Though the mechanism remains a mystery, but at least now this kind of phenomenon has a name. The "nocebo effect" is the lesser-known opposite number of the placebo effect, and describes any case where putting someone in a negative frame of mind has an adverse effect on their health or well-being. Tell people a medical procedure will be extremely painful, for example, and they will experience more pain than if you had kept the bad news to yourself. Similarly, experiences of side effects within the placebo groups of drug trials have shown that a doctor's warning about the possible side effects of a medicine makes it much more likely that the patient will report experiencing those effects.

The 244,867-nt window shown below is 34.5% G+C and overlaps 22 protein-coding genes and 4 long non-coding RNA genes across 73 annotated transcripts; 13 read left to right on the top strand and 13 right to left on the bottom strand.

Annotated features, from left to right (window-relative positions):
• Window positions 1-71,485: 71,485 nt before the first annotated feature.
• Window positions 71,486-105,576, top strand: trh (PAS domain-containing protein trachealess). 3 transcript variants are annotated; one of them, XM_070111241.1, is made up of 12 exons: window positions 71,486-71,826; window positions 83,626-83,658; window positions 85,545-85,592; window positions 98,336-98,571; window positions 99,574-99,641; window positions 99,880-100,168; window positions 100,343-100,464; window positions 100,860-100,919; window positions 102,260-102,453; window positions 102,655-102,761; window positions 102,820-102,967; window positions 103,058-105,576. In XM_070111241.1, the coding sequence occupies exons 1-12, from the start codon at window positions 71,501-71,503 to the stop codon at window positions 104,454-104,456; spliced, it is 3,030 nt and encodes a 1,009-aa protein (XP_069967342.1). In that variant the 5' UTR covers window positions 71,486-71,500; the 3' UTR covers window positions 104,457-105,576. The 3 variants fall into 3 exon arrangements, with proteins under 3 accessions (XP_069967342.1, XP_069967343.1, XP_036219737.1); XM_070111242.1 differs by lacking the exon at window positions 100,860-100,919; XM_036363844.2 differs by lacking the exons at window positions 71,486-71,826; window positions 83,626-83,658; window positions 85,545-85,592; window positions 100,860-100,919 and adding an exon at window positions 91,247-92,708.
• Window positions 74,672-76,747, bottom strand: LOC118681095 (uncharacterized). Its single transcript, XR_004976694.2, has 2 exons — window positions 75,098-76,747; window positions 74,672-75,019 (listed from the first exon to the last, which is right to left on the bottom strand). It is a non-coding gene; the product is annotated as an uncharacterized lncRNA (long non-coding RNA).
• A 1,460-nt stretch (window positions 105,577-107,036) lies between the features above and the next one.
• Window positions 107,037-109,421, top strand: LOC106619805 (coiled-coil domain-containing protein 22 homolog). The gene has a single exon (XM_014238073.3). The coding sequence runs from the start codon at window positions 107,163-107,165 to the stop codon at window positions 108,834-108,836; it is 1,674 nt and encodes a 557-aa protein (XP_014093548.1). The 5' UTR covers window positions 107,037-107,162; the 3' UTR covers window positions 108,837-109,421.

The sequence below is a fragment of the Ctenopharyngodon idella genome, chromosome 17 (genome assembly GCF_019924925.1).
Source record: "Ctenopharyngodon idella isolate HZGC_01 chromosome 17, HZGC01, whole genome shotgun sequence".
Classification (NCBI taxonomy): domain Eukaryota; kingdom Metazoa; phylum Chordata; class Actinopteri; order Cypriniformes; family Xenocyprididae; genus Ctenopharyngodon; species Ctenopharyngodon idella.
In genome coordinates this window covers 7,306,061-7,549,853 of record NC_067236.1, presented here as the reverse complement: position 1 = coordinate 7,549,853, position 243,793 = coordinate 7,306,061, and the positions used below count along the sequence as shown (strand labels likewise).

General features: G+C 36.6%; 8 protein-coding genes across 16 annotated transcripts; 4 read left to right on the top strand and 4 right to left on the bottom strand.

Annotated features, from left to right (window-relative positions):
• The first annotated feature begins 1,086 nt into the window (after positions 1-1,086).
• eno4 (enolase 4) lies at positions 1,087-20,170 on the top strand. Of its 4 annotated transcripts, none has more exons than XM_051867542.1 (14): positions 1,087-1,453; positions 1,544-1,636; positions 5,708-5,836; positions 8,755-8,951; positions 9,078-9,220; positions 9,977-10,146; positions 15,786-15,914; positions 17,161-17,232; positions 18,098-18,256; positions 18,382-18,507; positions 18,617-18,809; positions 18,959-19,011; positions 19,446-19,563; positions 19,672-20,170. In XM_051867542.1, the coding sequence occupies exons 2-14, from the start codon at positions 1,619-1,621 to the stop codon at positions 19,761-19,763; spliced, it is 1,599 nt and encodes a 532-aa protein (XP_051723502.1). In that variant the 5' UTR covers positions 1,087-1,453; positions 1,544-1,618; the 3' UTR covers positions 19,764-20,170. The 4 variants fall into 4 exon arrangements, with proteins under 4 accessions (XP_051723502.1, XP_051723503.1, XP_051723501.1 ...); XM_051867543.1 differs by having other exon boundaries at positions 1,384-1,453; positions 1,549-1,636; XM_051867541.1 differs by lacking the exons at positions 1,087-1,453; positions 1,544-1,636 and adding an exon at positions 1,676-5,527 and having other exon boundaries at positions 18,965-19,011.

13 more things: The nocebo effect



It's possible that the nocebo response is easily explained: in the antidepressant trials, maybe some patients — given that they already tended toward depression and anxiety — worried so much about the doctor's cautions that their stomach released enough acids to cause pain. That would make sense except that the range of possible nocebo responses stretches far beyond stomachache (in extreme cases, ailing patients who are mistakenly informed that they have only a few months to live will die within their given time frame, even though postmortem investigations show that there was no physiological explanation for early death). In a new paper published in the journal Pain, researchers found that clinical-trial participants have reported a wide variety of nocebo-fueled medical complaints, including burning sensations outside the stomach, sleepiness, fatigue, vomiting, weakness and even taste disturbances, tinnitus and upper-respiratory-tract infection. What's more, these nocebo complaints aren't random; they tend to be specific to the type of drug that patients believe they may be taking. (Read "The Year in Medicine 2008: From A to Z.")